Introduction to Apologetics, Parts 1-7:  We looked in broad strokes at the various schools of apologetics.  We then took a more in-depth look at:  Classical Apologetics, Evidentialist Apologetics, Presuppositional Apologetics, and the specific apologetics of Blaise Pascal and Alvin Plantinga.  Finally, we employed the three phases football as an analogy for the different apologetic schools and I likened Tim Tebow to the presuppositionalists.

Thoughts on Evangelicalism Moving Forward, Parts 1-10:  We looked at some analysis of some shifts evangelicalism will need to make moving forward:  Doctrine, Worldview, Urbanization, Globality/Mobility, “Post-Modernism,” American Culture(s), Contextualization, Balance, and Final Analysis.

Top ~10 Books by Topic:

Top 10 Systematic Theology Texts

Top 10 Devotional Classics

Top 10 Books on the Church

Top 10 Books on Science and Christianity

Top 10 Books on Christian Biography

Top 10 Books on Culture

Top 10 Books on Eschatology

Top 5 Books on Worldview

Top 15 Books on Status of American Evangelicalism

Top 10 Books on Church History

Top 40 Books to Read While in College

Top 10 Books on Missions, Discipleship, and Evangelism

The 25 Most Destructive Books Ever Written…

Top 10 Apologetic Works

Top 10 Books on Divine Sovereignty and Human Responsibility

Top 10 Books by John Piper

Top 5 Children’s Books

Best Creeds, Confessions, and Catechisms of the Christian Church

A Comprehensive List of Top 10 Book Lists of 2009

Up Next:  We will be looking at some thoughts on the economy and investment and then delve into the mind of Friedrich Nietzsche…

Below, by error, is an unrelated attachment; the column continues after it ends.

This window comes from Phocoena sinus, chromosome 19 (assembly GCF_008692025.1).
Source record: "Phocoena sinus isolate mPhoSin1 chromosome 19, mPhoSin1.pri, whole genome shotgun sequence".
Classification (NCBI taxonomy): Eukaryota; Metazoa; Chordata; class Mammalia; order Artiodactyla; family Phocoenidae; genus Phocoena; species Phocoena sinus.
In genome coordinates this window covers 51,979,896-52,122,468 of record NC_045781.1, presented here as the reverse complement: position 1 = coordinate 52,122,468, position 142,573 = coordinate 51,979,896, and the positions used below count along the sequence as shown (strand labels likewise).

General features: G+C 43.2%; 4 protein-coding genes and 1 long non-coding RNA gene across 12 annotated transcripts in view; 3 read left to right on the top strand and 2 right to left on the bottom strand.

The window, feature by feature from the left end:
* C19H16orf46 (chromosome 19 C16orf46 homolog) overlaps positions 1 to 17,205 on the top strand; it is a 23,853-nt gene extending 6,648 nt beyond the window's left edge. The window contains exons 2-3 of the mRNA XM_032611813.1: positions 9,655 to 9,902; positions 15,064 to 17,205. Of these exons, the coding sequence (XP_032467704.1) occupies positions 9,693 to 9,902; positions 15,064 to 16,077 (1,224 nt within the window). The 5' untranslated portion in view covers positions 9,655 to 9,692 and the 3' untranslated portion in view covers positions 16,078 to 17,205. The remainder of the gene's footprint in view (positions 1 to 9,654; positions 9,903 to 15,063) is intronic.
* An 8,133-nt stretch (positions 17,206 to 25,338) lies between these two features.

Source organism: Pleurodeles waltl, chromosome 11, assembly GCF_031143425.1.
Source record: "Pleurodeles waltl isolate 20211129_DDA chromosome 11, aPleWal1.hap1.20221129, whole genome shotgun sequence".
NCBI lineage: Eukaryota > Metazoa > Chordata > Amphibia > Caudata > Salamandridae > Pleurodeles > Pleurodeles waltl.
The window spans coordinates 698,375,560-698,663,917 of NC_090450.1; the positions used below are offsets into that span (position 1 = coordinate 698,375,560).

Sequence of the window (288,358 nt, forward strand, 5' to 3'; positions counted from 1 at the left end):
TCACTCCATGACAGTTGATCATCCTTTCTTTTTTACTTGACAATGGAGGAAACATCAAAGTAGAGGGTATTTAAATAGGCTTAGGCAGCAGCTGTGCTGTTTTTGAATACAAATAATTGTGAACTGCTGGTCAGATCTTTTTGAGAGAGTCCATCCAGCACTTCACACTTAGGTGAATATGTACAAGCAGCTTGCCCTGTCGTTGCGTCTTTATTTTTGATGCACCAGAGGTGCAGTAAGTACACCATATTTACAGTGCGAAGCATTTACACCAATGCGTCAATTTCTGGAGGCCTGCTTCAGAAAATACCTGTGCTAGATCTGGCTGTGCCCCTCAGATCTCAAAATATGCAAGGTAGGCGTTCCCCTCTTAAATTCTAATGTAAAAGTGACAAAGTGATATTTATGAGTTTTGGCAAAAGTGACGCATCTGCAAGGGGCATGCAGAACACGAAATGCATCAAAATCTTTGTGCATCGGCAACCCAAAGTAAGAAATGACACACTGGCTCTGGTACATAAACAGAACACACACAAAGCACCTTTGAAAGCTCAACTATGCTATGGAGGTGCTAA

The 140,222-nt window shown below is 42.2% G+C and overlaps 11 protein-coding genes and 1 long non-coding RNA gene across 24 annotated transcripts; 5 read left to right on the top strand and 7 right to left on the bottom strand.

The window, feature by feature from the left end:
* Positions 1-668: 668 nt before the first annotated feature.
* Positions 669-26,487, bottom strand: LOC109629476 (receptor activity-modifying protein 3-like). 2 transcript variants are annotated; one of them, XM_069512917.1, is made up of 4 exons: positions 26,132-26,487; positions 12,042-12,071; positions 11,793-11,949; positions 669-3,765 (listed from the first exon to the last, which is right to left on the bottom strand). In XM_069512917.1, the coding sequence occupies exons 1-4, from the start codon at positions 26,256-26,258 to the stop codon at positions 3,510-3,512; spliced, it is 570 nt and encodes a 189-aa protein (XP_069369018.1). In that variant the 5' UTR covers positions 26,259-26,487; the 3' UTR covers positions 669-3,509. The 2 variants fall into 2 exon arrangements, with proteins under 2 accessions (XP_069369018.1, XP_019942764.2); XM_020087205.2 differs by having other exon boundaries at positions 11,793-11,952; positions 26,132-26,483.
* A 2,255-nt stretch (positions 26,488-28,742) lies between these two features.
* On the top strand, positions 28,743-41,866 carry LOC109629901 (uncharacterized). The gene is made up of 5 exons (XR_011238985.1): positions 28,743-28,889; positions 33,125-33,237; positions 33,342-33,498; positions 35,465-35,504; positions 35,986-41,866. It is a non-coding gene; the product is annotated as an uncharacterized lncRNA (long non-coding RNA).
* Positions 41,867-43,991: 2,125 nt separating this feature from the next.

Written by Michael Graham

December 19, 2009 at 11:29 am

Top 10 Books by John Piper

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Desiring God by John Piper

This list is what I think are the 10 best books that I have read from John Piper.  I haven’t read some of the more recent ones, but have heard good things about This Momentary Marriage (a book on marriage apparently).

1.  Desiring God [y, l, e, p, s]

This classic is what introduced me to a sovereign God and the doctrines of grace.  It also taught me that my pursuit of joy and my pursuit of God were one and the same pursuit.  If you cannot get through it or are intimidated by its size, try The Dangerous Duty of Delight, he essentially says the same things, just more concisely.

2.  Don’t Waste Your Life [y, l, e, p, s]

Quite simply this book needs to be read (and can be) by everyone.  The title says it all.  His passion for living a worthy life is infectious.

3.  Let the Nations Be Glad [y, l, e, p, s]

This is his book on missions.  It is excellent.  Reading this book is what compelled me to spend time overseas investing the Gospel into people.

4.  Brothers We are NOT Professionals [l, e, p, s]

Just as relevant in 2009 than it was in 2002.  I agree with my friend James W. that this book ought to be read by every seminarian before and after seminary.  Piper takes aim at the professionalization of the ministry.  We are not professionals, we are shepherds.

5.  The 5 Book Biography Set [y, l, e, p, s]

Each book has three or so vignette-length biographies.  They are all good and the link above takes you to DG’s Christmas sale.

6.  Finally Alive [l, e, p, s]

This book may prove to be one of Piper’s most important contributions.  The book concerns the rarely written on, doctrine of regeneration.  Definitely one of the best books of 2009.

7.  Battling Unbelief [y, l, e, p, s]

This book gives you tools to fight for your joy in Christ when you don’t feel it.  Also, I am told that, When I Don’t Desire God, and When the Darkness Will not Lift are both quite good and in the same vein.

8.  The Supremacy of God in Preaching [e, p, s]

One of the best books on preaching.  Period.

9.  Future Grace [l, e, p, s]

The superior pleasure of Christ and the hope of future grace are our tools in fighting against sin.

10.  God’s Passion for His Glory [y, l, e, p, s]